Today, white students make up 40 percent of Charlottesville’s enrollment, and African Americans about a third. But white children are about four times as likely to be in Charlottesville’s gifted program, while black students are more than four times as likely to be held back a grade and almost five times as likely to be suspended out of school, according to a ProPublica/New York Times examination of newly available district and federal data. (Look up your school, district, or state in ProPublica’s interactive database.)
Since 2005, the academic gulf between white and black students in Charlottesville has widened in nearly all subjects, including reading, writing, history and science. As of last year, half of all black students in Charlottesville could not read at grade level, compared with only a tenth of white students, according to state data. Black students in Charlottesville lag on average about three and a half grades behind their white peers in reading and math, compared with a national gap of about two grades.
Over the decades, school board members have often brushed aside findings of racial inequality in Charlottesville schools, including a 2004 audit — commissioned by the district’s first African-American superintendent — that blamed inadequate leadership and a history of racism for the persistent underachievement of its black students.
Officials in the 4,500-student district — which spends about $16,000 per pupil, one of the highest rates in the state — instead point to socioeconomic differences; the vast majority of Charlottesville’s black children qualify for free or reduced-price meals at school because of low family income. District leaders say they are tackling the achievement gap, with initiatives such as eliminating prerequisites for advanced classes. Besides, they say, test scores are only one measure of success.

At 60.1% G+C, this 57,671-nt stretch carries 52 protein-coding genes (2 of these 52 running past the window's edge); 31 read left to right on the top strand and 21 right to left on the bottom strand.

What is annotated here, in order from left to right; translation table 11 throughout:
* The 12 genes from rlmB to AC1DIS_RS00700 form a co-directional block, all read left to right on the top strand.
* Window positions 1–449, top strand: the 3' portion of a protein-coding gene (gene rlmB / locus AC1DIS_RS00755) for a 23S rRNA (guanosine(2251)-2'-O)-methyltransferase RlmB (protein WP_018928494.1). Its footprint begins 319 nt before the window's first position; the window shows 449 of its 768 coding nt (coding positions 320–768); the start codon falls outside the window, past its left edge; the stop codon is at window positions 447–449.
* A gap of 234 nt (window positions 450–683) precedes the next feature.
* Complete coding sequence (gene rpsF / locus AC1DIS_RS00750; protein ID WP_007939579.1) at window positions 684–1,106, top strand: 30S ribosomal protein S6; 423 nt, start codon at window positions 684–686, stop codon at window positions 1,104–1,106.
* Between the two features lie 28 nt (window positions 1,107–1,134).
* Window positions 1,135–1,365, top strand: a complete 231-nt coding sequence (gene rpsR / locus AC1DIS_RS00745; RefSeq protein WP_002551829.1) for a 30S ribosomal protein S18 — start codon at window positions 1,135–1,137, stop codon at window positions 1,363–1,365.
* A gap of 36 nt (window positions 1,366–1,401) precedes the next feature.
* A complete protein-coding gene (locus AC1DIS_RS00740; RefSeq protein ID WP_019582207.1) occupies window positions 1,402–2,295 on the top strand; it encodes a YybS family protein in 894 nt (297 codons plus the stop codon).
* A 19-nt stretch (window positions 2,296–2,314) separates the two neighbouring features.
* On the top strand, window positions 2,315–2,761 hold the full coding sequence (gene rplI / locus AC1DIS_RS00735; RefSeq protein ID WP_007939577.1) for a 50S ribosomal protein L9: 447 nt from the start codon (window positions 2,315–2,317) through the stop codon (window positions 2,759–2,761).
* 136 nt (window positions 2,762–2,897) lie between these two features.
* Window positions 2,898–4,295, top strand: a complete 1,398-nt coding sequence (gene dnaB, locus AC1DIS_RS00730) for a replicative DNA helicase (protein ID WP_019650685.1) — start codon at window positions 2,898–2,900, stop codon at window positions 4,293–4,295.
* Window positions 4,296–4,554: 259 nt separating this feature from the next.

“I’m not trying to make excuses” for the test scores of black students, said Rosa Atkins, the district’s superintendent for almost 13 years, “but that’s only one measure of where they are, and who they are, and their capabilities for success.”
About a third of the 25 districts with the widest achievement disparities between white and black students are in or near college towns, according to a review of data compiled by researchers at Stanford University. That may be because affluent families in university towns invest a large proportion of their resources in their children’s education, said Sean Reardon, a professor of education at Stanford. In such communities, “disparities in resources — between white and black students, for example — may be more consequential,” Reardon said.